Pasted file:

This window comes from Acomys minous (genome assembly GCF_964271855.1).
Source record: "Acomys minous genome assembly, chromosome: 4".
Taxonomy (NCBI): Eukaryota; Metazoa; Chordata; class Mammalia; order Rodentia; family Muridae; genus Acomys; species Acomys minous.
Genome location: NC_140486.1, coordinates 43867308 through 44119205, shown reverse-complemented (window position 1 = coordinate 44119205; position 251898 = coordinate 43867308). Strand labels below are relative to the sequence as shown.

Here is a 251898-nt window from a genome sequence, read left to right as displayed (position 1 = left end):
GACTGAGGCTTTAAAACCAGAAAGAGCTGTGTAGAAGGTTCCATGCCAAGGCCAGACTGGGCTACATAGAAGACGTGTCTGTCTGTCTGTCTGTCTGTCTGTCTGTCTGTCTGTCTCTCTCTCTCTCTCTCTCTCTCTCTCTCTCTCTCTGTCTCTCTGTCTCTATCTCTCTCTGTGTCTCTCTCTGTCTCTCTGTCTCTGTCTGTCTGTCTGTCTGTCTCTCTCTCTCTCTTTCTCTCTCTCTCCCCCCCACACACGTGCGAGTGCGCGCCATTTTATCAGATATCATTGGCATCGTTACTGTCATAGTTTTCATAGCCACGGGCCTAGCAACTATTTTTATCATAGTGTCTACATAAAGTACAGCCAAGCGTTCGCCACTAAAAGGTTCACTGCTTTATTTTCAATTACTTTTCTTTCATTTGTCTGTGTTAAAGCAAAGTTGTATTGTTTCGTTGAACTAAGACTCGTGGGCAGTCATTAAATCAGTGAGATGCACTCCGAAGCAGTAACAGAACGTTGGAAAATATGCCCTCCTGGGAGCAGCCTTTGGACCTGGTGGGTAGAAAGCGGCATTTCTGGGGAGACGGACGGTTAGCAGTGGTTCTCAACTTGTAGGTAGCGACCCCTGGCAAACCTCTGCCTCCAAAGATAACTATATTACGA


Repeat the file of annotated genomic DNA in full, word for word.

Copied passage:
This window comes from Acomys minous (genome assembly GCF_964271855.1).
Source record: "Acomys minous genome assembly, chromosome: 4".
Taxonomy (NCBI): Eukaryota; Metazoa; Chordata; class Mammalia; order Rodentia; family Muridae; genus Acomys; species Acomys minous.
Genome location: NC_140486.1, coordinates 43867308 through 44119205, shown reverse-complemented (window position 1 = coordinate 44119205; position 251898 = coordinate 43867308). Strand labels below are relative to the sequence as shown.

Here is a 251898-nt window from a genome sequence, read left to right as displayed (position 1 = left end):
GACTGAGGCTTTAAAACCAGAAAGAGCTGTGTAGAAGGTTCCATGCCAAGGCCAGACTGGGCTACATAGAAGACGTGTCTGTCTGTCTGTCTGTCTGTCTGTCTGTCTGTCTGTCTCTCTCTCTCTCTCTCTCTCTCTCTCTCTCTCTCTGTCTCTCTGTCTCTATCTCTCTCTGTGTCTCTCTCTGTCTCTCTGTCTCTGTCTGTCTGTCTGTCTGTCTCTCTCTCTCTCTTTCTCTCTCTCTCCCCCCCACACACGTGCGAGTGCGCGCCATTTTATCAGATATCATTGGCATCGTTACTGTCATAGTTTTCATAGCCACGGGCCTAGCAACTATTTTTATCATAGTGTCTACATAAAGTACAGCCAAGCGTTCGCCACTAAAAGGTTCACTGCTTTATTTTCAATTACTTTTCTTTCATTTGTCTGTGTTAAAGCAAAGTTGTATTGTTTCGTTGAACTAAGACTCGTGGGCAGTCATTAAATCAGTGAGATGCACTCCGAAGCAGTAACAGAACGTTGGAAAATATGCCCTCCTGGGAGCAGCCTTTGGACCTGGTGGGTAGAAAGCGGCATTTCTGGGGAGACGGACGGTTAGCAGTGGTTCTCAACTTGTAGGTAGCGACCCCTGGCAAACCTCTGCCTCCAAAGATAACTATATTACGA